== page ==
在2月4日這一天，紐約善牧修女會、愛爾蘭常駐聯合國代表團、剛果民主共和國常駐聯合國代表團、以及NGO「採礦工作團隊」（Mining Working Group）於第54屆社會發展委員會議中共同舉辦了一場的周邊論壇──「《Maisha：礦坑外的生活》－自極度貧窮脫胎換骨的培力社區」。
這場論壇以放映紀錄片《Maisha：礦坑外的生活》（“Maisha: A New Life Outside the Mines”）為主。紀錄片描述著剛果民主共和國南方城市「科盧韋齊」中危險簡陋的礦坑，以及圍繞礦坑而生的虐待、剝削、暴力、貧窮、疾病和死亡的故事；不過在這當中卻出現了項成功的發展計畫，婦女和兒童打破了虐待、暴力和貧窮的循環，並創造了充滿生氣的新生活。非正規的學校課程、提供給年輕女孩的訓練中心、以及科盧韋齊的合作農場都是社區中新生活的證明，而這些證明也刻劃出一個充滿希望的替代發展模式，讓其他處於全球供應鏈底下層級的社區得透過複製和擴展模式來打造永續的未來。紀錄片同時聚焦於具包容性、參與式的決策方法，這方法維護人權和性別平等、提供創新多元的工作機會、將前男女孩礦工帶進教室中，並且提供當地社區安全的飲食。
論壇中，製片Bernhard Warner播放紀錄片，善牧國際正義和平辦公室的Clare Nolan擔任主持人。除此之外，剛果民主共和國常駐聯合國代表團的Charlotte Malegna Omoy提供了礦坑生活狀況的脈絡，「第三世界網絡」的Bhumika Muchhala嚴正評論了天然產業發展模式及其如何造成不平等和違反人權，愛爾蘭常駐聯合國代表團的大使David Donoghue則認為科盧韋齊這項計畫即是實踐2030議程的最佳典範。
原文：Side Event during 54th Session of the Commission of Social Development Highlights Maisha Documentary
文章來源：連結On February 4, 2016, the Congregation of Our Lady of Charity of the Good Shepherd, along with the Permanent Mission of Ireland to the United Nations, the Permanent Mission of the Democratic Republic of Congo to the United Nations and the NGO Mining Working Group, sponsored “Maisha: A New Life Outside the Mines – An empowered community emerging from extreme poverty,” a side event during the 54th Session of the Commission for Social Development.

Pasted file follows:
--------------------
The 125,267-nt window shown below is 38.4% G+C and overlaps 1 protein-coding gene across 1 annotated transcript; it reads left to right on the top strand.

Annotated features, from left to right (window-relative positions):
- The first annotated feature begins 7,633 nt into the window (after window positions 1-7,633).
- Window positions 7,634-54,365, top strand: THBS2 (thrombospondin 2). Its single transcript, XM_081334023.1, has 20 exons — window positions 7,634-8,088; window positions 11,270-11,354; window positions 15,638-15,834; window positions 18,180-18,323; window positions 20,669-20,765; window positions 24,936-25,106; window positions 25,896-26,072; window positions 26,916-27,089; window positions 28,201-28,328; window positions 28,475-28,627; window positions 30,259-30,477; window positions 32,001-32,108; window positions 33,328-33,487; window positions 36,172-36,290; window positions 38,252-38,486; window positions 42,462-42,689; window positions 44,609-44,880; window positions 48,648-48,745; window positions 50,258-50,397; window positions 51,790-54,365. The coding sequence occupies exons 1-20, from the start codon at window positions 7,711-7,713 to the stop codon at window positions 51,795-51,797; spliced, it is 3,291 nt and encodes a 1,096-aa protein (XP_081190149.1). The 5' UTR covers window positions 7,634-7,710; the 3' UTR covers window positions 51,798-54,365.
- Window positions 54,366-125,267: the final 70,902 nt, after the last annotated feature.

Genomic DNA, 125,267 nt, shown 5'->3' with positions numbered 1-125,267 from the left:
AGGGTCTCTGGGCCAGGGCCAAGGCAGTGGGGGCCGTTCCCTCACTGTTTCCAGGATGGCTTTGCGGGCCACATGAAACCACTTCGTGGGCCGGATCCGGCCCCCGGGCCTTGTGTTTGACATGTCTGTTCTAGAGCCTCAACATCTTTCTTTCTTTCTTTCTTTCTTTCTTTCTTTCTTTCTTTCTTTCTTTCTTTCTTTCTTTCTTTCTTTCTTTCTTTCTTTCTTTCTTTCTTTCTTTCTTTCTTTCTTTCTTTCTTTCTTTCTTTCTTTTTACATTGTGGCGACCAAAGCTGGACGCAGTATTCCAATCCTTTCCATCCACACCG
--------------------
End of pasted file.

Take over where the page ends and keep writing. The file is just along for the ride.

The event featured a screening of the new documentary film Maisha: A New Life Outside the Mines, which shows the dangerous artisanal mines around Kolwezi, in the South of the Democratic Republic of Congo (DRC), and grim stories of abuse, exploitation, violence, poverty, disease and death. In the midst of this poverty, the story of a successful development project has emerged, where women and children have broken the cycle of abuse, violence and poverty and built a vibrant new life. The informal school program, training center for young girls and cooperative farm in Kolwezi are evidence of the new life in the community, and illustrate a promising alternative development model that if replicated and expanded could help other communities at the bottom rung of the global supply chain to build a sustainable future. The film highlighted the successes of inclusive and participatory decision-making modes of engagement that uphold human rights and gender equality, provide new and diversified economic opportunities, put former girl and boy miners in classrooms, and provide food security for local communities.
Filmmaker Bernhard Warner presented the film and Clare Nolan from the GSIJPO in New York moderated the panel. Charlotte Malegna Omoy from the Mission of the DRC to the UN provided context of the situation in her country. Bhumika Muchhala from the Third World Network critically assessed the extractive development model and how it contributes to inequality and human rights violations. H.E. Ambassador David Donoghue from the Mission of Ireland to the UN and Co-facilitator of the Post-2015 Intergovernmental Negotiations discussed the project as a best practice for the implementation of Agenda 2030. A lively and participatory discussion followed.